Photo: Leigh Dorrington

1953 DVU Special

A taste of the special brew

David Uihlein was born with more than a silver spoon in his mouth. His grandfather, Joseph Schlitz, brewed “the beer that made Milwaukee famous.”

Throughout his long and productive life, Uihlein, now 86, has been an automotive enthusiast. He is one of the founders of the Harry A. Miller Club, which celebrates the automotive genius of his fellow Wisconsin native each year with the Millers at Milwaukee meet for vintage Indy cars at the Milwaukee Mile. Uihlein owns several of Miller’s masterpieces, which won the Indianapolis 500 12 times in 17 years between 1922 and 1938 and spawned the immortal Offenhauser engine.

More than 50 years ago, however, Uihlein had his own idea for a dominating race car. The September 1953 issue of Speed Age magazine provided an exclusive look at “Uihlein’s 130 mph MG.” The article, by Vic Roberts, described “a serious threat to foreign domination of the 1.5-liter class.”

The David V. Uihlein Special was based on a stock MG TD. The product of Milwaukee-area craftsmen and a seemingly unlimited budget, the DVU reflected the leading performance thinking of the time. Designers E.J. Healy and Weikko Leppanen created a bespoke hemispherical head with dual overhead camshafts. The head and cam housings were cast of nickel-alloy steel. In a highly unusual arrangement, the stock camshaft was left in the block to drive the oil pump and distributor. The stock bore and stroke of 2.62 and 3.54 inches were retained for a displacement of 1250 cc. This, as Roberts said, was in order to measure performance increases from the head compared with a stock MG. Two SU carburetors fed into the left side of the dohc head. Spark plugs were located in the center of the two camshafts.

Carl and Tudy Marchese of Milwaukee undertook construction of the engine and chassis. Although an Indy roadster-type chassis was considered for the DVU Special, the team retained the MG TD frame and again cited the opportunity to provide performance comparisons with the stock MG. A lovely, lightweight, two-place body was constructed by Joe Silnas of Indianapolis and resembles an Indianapolis race car of the period. The finished car weighed 600 pounds less than a stock TD.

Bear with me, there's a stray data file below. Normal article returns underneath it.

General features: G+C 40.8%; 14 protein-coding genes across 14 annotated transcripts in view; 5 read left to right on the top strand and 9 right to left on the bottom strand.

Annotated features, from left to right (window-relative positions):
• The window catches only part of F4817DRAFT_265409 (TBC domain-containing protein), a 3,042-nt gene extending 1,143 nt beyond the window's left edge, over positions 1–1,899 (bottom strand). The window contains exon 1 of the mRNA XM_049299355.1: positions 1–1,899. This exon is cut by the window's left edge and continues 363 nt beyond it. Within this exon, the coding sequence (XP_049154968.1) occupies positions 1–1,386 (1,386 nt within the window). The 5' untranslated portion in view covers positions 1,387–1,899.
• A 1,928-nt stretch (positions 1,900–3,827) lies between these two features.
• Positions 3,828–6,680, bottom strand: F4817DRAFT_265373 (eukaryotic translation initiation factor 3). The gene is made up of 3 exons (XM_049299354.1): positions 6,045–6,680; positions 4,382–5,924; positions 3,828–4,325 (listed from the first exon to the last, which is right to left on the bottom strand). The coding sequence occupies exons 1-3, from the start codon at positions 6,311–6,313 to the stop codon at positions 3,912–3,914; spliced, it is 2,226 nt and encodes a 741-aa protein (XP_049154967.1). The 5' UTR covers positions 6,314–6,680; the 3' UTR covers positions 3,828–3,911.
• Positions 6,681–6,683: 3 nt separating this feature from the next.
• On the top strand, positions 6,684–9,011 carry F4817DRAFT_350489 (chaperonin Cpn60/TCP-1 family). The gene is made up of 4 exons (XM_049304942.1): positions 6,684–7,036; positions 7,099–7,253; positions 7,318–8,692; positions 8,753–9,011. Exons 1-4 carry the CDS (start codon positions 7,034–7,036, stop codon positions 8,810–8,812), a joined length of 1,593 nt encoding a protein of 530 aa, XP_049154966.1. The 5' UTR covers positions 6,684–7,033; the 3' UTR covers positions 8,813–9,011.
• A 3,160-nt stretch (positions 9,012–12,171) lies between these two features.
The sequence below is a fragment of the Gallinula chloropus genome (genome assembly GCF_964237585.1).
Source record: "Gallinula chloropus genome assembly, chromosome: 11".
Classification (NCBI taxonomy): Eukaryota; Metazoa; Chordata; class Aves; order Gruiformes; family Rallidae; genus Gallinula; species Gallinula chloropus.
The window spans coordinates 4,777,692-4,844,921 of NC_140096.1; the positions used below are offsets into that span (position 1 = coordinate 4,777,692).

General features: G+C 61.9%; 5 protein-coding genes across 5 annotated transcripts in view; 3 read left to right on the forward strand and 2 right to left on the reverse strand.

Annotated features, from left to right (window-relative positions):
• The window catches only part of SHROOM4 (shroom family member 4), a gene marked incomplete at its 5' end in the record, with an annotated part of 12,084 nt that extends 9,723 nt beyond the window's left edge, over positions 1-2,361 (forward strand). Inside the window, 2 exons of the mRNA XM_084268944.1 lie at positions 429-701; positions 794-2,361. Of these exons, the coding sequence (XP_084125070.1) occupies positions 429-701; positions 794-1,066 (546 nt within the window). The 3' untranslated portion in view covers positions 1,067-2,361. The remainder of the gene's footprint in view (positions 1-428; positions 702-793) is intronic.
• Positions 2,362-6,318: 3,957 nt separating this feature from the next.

The DVU’s competition debut came at the Chanute Air Force Base in Rantoul, Illinois, in June 1953. It was driven by Karl Brocken but was retired with minor, unidentified mechanical woes. Additional records show the car competed at Omaha and Lockbourne Air Force Bases and Cumberland, Maryland, in 1953 and 1954 and had two F-Production victories before being retired after a final outing in the long-forgotten Wisconsin Grand Prix.

The engine eventually found its way into a Bandini sports car that is still owned by Uihlein, and the special became just another old race car. The Creative Workshop in Dania Beach, Florida, restored the DVU Special in 2003. The car has been shown at concours d’elegance at Amelia Island, Winter Park and Naples, Florida.

Today, the DVU is powered by a 1600-cc Alfa Romeo engine chosen to resemble the layout of the original powerplant. The Creative Workshop’s Jason Wenig, who managed the restoration, explained that the cylinder head flow was completely remachined to provide a cross flow to mimic the original engine with two SUs on the driver’s side and exhausts on the passenger’s side.

Settling into the car is more like slipping into a shoe, with the ground just inches away from the driver’s elbow. The engine barks to life with the push of a starter button on the dash and produces a glorious, raspy sound through four parallel chrome exhausts running straight along the passenger’s side of the car. Performance is brisk, but that really isn’t the point, is it? The DVU Special represents a unique, long-overlooked chapter in the history of American “specials,” built to beat the best that Europe had to offer in the years after World War II.